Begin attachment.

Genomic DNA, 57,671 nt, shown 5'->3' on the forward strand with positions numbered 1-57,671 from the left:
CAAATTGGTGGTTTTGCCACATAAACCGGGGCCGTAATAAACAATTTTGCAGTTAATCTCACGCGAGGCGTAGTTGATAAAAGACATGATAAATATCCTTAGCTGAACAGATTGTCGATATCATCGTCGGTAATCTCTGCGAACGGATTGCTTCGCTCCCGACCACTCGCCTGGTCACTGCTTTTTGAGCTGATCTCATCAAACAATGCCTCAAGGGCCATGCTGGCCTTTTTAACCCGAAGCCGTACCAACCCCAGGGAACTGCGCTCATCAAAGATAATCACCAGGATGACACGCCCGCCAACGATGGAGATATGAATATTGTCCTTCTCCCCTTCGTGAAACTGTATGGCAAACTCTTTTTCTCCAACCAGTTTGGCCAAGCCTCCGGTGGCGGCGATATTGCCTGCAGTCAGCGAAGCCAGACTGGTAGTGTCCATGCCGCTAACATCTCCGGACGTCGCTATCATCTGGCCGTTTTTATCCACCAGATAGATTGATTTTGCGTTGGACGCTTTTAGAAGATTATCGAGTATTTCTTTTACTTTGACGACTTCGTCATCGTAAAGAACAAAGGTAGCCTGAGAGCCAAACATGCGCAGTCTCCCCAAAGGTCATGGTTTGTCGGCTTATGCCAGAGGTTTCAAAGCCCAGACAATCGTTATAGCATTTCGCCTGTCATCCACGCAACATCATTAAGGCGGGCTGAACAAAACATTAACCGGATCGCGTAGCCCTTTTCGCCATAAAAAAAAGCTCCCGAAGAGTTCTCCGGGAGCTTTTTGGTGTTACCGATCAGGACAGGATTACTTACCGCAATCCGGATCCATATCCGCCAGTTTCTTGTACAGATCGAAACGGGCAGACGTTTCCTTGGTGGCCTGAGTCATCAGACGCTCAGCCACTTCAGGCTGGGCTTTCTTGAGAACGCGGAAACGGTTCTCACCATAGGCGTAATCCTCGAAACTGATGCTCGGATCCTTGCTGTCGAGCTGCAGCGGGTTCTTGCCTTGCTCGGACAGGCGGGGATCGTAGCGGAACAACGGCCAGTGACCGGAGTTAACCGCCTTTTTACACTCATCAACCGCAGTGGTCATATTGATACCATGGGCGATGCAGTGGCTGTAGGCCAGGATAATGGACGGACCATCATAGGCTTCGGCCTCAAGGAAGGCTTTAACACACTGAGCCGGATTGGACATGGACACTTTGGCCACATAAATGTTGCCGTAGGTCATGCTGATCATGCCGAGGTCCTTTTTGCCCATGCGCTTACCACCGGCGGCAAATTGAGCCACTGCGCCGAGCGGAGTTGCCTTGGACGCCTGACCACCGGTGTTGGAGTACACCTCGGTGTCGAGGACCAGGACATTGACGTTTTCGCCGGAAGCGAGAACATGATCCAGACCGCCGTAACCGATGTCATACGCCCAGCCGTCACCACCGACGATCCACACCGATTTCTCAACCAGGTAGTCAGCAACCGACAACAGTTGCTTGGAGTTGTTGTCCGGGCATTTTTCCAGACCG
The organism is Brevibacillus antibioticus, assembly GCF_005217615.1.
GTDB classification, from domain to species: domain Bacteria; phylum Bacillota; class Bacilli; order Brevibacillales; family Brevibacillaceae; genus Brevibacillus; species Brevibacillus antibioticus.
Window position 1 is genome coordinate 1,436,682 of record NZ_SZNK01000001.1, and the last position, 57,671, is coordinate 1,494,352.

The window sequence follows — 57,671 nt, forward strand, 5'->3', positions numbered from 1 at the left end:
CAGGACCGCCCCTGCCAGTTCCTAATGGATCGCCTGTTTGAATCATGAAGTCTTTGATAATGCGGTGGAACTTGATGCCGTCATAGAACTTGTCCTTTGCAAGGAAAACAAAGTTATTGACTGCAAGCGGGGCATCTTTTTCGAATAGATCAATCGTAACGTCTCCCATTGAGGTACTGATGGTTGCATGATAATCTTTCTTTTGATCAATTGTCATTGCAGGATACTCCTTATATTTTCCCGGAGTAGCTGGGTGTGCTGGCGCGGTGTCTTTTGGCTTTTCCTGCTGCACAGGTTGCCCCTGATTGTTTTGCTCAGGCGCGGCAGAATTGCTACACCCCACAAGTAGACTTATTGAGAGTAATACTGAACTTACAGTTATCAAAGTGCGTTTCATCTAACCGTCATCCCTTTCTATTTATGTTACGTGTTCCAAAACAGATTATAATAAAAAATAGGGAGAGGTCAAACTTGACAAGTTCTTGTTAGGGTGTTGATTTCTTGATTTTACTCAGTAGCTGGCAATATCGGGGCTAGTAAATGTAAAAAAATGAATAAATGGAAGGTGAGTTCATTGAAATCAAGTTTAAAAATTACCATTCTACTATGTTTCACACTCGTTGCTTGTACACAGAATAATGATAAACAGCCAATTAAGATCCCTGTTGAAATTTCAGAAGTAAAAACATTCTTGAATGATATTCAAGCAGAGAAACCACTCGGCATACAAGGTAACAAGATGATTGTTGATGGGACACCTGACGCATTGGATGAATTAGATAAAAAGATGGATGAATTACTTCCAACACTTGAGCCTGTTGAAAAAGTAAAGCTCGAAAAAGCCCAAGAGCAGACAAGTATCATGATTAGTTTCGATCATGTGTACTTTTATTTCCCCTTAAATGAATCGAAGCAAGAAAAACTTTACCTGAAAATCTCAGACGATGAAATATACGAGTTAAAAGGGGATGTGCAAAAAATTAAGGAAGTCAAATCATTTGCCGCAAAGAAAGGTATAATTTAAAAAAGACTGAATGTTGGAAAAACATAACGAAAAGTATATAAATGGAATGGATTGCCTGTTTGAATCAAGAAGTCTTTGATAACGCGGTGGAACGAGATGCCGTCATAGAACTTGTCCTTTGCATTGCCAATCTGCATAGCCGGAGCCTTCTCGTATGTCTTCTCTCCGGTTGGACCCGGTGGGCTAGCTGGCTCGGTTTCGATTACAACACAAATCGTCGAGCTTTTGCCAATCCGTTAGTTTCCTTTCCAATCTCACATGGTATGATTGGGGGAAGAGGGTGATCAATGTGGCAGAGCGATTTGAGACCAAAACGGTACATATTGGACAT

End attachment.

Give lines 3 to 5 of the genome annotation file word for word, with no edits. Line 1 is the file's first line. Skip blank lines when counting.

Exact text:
The organism is Brevibacillus antibioticus, assembly GCF_005217615.1.
GTDB classification, from domain to species: domain Bacteria; phylum Bacillota; class Bacilli; order Brevibacillales; family Brevibacillaceae; genus Brevibacillus; species Brevibacillus antibioticus.
Window position 1 is genome coordinate 1,436,682 of record NZ_SZNK01000001.1, and the last position, 57,671, is coordinate 1,494,352.